Mar 14, 2012. 11:05 AM | 1 Like Like |Link to Comment
  • Roger Lowenstein pens an epic love letter to Ben Bernanke in The Atlantic. "The left hates him. The right hates him even more. But Ben Bernanke saved the economy - and has navigated masterfully through the most trying of times." Whatever one's opinion of the man thankfully not yet being called "The Maestro," stuff like this tends to come a lot closer to market tops than bottoms.  [View news story]
    ...into a giant whirlpool
    Mar 14, 2012. 11:02 AM | 7 Likes Like |Link to Comment
  • Roger Lowenstein pens an epic love letter to Ben Bernanke in The Atlantic. "The left hates him. The right hates him even more. But Ben Bernanke saved the economy - and has navigated masterfully through the most trying of times." Whatever one's opinion of the man thankfully not yet being called "The Maestro," stuff like this tends to come a lot closer to market tops than bottoms.  [View news story]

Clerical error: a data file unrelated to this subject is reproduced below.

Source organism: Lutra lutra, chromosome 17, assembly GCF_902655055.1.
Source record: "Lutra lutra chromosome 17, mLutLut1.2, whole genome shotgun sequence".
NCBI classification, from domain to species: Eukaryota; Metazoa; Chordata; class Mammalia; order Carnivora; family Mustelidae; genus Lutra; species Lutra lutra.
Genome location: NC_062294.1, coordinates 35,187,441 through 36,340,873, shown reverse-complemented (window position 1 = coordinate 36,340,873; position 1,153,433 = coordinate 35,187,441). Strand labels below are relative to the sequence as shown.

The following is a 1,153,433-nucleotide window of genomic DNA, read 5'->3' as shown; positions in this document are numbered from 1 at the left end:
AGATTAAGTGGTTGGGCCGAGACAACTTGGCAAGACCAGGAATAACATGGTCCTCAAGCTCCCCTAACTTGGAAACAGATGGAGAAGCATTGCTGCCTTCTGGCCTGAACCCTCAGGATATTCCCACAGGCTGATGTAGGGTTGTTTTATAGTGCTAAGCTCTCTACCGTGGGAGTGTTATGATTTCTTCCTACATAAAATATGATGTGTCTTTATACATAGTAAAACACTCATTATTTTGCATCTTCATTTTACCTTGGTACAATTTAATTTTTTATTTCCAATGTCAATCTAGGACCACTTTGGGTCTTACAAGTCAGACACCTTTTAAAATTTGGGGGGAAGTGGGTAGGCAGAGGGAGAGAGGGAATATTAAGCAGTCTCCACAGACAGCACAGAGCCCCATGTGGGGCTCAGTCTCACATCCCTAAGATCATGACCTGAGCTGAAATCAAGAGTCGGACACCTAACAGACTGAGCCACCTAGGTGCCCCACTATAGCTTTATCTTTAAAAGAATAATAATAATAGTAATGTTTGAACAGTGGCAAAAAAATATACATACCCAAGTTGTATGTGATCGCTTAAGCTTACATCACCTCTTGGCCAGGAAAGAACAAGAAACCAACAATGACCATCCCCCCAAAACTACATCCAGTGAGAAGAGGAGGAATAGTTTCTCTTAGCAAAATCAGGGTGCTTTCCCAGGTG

you are confusing "markets advancement" with saving the economy.

    The one is an asset bubble, the other would be a balanced budget, balanced current account, average higher job quality, lesser income inequalities, less people on food stamps and living in tents and more products actually being produced in the US instead of just getting consumed or ending up as inventory.
    Mar 14, 2012. 10:54 AM | 10 Likes Like |Link to Comment
  • Precious metals continue a decline that picked up steam when the positive results of the Fed stress tests began to leak out. It's hard to imagine QE3 coming about if the Fed believes a depression could hit and banks would still be solid enough to return capital to investors. Gold -2.1% to $1,659. Silver -1.1% to $33.19.  [View news story]
    ZIRP is here to stay. No way back.
    Mar 14, 2012. 08:35 AM | Likes Like |Link to Comment
  • My Two Cents On Market Nonsense [View article]
    Best rant of the month.

    Good to see others are still just as cynical and wary and haven't all been transformed into lemmings.
    Mar 14, 2012. 05:31 AM | 12 Likes Like |Link to Comment
  • Feb. Retail Sales: +1.1% vs. +1.2% expected, +0.6% (revised) prior. Ex-auto +0.9% vs. +0.7% expected, +1.1% (revised) prior.  [View news story]